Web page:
R & D of a High-Aaverage-Power Fabry-Pérot resonator for Thomson scattering experiments

Abstract : At present, X-rays imaging is widely applied in solid-state physics, in the life sciences, in medical applications and in other disciplines. An X-ray source based on laser-electron interaction, that is, a Thomson scattering X-ray source, can be used to produce high-quality X-rays at a low cost and small footprint. The construction of compact laser electron sources, consisting of an electron storage ring and an optical enhancement cavity, has recently attracted the interest of many institutions. The optical enhancement cavity is mainly used to amplify the injected power, circulate the pulses at a high repetition frequency (tens of megahertz) and produce a beam with a small waist at the interaction point. When introduced into the electron storage ring, the laser pulses produced in the high-average-power cavity scatter off high-energy electrons at a high repetition frequency. Thus, a high X-ray flux of more than 10^{11} ph/s can be obtained.In order to study the physical process inside a high-power resonator a model has been developed. As a first step, we establish a precise transient model of the laser pulse stacking technique considering the CEP (carrier-envelope phase) effect and time detuning leading to secondary resonances. The results of this model in the time and frequency domains match very well. A cavity with a given finesse and no detuning has a narrower linewidth than a detuned cavity with a higher finesse if both cavities have the same gain; consequently, it is easier to lock a laser to the latter cavity. Next, for the first time, we derived the non-paraxial corrections for general astigmatic beams so as to explain the S-shaped cavity mode observed in a non-planar four-mirror cavity. We solved Lax perturbation series of the wave equation for general elliptic Gaussian beams and S-shaped beam modes appear as the beam propagates away from the cavity symmetry point. This feature agrees qualitatively with observations made on a highly divergent non-planar four-mirror cavity. In addition, we study the thermal effect by using Winkler’s deformation model. The cavity gain is very sensitive to the mirror deformation in open loop. A strong feedback and ultra-low expansion mirrors are indispensable to reach a high power stored in the cavity.Several significant experiments were performed on a prototype cavity of the EQUIPEX project THOMX. Firstly, we proposed a new frequency stabilization method based on the polarization of a folded cavity and tuning of the cavity mirror reflectivity. Sufficient s- and p-wave phase detuning can be obtained by special design of the cavity mirrors’ coatings, which gives rise to an error signal that can be used for locking. Compared to the traditional Pound-Drever-Hall method, this technique is simpler without need for frequency modulation and demodulation. Theoretical calculations and experimental results demonstrate the feasibility of the proposed method. Meanwhile, high-power experiments on the prototype cavity for ThomX were demonstrated. A cavity finesse of approximately 26,000 is measured using four different methods, and the deposition of dust on the cavity mirrors is found to have an enormous effect on the finesse. We achieved a stable average power as high as 383 kW with a cavity gain of 10,000. In addition, modal instabilities which limit this power were observed. We believe that this effect originates from cavity modal frequency degeneracy induced by thermal effect.Tsinghua University hosts a compact, low-repetition-frequency X-ray source knownas TTX, which is based on a linac system and a terawatt femtosecond laser system. The next step is to upgrade TTX to a high-repetition-frequency X-ray machine called TTX2, consisting of an optical cavity and an electron storage ring. We present the complete design of a prototype optical cavity for TTX2.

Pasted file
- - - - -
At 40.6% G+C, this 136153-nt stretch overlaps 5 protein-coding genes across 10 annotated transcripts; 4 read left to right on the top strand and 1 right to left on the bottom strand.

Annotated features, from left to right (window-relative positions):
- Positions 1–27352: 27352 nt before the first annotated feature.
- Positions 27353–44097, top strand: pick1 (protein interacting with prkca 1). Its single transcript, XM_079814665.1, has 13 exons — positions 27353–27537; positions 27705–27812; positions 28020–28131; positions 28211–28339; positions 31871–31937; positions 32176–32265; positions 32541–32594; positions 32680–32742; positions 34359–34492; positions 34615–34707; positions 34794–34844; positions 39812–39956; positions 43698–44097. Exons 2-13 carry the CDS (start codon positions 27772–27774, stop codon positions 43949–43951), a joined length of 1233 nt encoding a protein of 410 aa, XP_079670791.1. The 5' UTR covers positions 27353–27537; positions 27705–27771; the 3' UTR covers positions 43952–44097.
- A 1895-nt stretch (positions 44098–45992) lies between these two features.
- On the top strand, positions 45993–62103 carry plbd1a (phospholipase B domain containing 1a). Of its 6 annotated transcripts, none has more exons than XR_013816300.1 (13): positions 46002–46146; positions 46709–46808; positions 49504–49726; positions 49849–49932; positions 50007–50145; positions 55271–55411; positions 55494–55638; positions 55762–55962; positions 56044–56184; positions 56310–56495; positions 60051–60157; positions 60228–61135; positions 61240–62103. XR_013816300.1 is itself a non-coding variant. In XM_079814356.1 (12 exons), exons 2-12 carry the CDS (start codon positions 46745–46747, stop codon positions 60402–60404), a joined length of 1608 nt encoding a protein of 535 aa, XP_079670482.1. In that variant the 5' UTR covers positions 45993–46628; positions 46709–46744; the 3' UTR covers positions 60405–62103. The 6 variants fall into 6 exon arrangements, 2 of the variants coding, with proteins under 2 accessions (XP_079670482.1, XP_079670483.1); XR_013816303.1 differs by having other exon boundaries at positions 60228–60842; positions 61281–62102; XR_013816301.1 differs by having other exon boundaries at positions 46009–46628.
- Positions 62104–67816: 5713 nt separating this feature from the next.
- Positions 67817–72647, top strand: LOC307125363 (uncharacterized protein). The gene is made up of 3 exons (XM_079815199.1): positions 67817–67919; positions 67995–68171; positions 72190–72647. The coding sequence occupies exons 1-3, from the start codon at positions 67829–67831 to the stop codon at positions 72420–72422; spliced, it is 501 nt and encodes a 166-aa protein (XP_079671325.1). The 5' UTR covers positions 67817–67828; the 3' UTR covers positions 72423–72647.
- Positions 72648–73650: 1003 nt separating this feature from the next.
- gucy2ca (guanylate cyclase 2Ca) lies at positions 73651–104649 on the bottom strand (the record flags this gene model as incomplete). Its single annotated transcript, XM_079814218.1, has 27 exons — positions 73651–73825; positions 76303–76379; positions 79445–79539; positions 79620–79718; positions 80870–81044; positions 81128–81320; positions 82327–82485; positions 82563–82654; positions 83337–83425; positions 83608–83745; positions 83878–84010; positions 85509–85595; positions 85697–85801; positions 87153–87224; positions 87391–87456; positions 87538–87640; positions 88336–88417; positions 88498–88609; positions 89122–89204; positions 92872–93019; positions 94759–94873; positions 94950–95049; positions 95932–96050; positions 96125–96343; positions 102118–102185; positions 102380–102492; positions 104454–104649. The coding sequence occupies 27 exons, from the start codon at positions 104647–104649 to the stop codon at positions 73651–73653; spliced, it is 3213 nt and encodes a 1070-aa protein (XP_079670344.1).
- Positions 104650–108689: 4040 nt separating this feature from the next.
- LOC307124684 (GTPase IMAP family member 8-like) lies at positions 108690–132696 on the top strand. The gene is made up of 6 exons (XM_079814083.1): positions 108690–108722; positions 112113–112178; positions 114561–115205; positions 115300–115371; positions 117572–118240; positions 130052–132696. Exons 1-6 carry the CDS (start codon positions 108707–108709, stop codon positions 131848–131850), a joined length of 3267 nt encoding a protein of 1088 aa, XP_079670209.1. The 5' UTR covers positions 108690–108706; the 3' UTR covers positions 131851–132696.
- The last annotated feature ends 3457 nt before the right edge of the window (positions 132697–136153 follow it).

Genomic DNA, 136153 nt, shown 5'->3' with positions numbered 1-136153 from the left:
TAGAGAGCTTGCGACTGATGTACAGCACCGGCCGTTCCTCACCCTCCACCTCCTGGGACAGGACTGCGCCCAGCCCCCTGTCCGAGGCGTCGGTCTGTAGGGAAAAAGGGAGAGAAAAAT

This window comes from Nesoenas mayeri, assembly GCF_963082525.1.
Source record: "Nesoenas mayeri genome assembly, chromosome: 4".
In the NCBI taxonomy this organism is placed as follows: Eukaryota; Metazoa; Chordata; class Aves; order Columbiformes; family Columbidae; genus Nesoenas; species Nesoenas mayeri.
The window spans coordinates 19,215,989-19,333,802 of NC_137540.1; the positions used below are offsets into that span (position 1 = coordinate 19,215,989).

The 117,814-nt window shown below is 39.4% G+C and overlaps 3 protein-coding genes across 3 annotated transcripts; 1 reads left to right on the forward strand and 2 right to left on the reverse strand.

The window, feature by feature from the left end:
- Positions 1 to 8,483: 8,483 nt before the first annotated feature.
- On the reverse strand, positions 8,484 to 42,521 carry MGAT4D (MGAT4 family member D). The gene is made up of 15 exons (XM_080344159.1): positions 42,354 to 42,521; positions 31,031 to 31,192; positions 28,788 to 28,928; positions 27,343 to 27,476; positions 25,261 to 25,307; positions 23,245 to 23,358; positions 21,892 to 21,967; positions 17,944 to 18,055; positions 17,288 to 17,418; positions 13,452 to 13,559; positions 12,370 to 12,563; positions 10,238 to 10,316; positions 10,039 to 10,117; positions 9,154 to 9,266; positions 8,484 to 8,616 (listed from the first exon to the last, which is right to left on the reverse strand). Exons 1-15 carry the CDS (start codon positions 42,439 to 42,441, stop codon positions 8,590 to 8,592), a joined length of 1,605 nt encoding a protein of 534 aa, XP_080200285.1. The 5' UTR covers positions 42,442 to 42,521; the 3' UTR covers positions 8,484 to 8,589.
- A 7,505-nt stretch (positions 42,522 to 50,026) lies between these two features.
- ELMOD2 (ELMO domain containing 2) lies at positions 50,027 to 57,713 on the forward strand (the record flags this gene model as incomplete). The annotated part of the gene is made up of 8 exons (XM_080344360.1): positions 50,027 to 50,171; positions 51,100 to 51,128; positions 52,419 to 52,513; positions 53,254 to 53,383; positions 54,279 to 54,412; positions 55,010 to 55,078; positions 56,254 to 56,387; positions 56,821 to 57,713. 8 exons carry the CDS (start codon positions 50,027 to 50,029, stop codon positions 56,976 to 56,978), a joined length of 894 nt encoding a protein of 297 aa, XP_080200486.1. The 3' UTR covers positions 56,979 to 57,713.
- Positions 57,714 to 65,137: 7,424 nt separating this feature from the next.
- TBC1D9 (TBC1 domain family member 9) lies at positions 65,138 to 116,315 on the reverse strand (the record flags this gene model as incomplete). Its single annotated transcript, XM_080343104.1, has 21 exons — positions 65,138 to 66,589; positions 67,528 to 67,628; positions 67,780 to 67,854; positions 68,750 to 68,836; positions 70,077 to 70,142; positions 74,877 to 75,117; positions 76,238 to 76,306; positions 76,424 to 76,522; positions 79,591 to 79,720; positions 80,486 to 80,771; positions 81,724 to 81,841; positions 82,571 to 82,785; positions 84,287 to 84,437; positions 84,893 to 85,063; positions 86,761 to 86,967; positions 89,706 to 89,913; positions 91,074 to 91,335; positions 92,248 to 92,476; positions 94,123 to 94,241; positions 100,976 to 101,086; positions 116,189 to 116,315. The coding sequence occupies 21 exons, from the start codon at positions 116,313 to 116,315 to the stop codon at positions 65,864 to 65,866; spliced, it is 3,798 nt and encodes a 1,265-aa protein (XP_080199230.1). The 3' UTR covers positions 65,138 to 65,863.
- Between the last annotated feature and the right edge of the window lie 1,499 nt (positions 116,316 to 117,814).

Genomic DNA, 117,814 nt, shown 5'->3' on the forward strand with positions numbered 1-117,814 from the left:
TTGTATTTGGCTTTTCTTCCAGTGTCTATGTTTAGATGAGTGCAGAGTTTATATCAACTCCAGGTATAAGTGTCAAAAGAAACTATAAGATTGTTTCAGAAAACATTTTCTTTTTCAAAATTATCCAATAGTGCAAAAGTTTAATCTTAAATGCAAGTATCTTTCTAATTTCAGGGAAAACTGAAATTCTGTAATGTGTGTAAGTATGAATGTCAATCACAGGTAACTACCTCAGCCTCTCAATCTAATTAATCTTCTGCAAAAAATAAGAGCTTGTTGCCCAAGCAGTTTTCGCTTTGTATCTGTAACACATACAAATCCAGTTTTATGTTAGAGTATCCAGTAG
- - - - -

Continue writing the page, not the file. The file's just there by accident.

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Xing Liu. R & D of a High-Aaverage-Power Fabry-Pérot resonator for Thomson scattering experiments. Accelerator Physics [physics.acc-ph]. Université Paris-Saclay; Tsinghua University (Pékin), 2018. English. ⟨NNT : 2018SACLS532⟩. ⟨tel-01976835⟩

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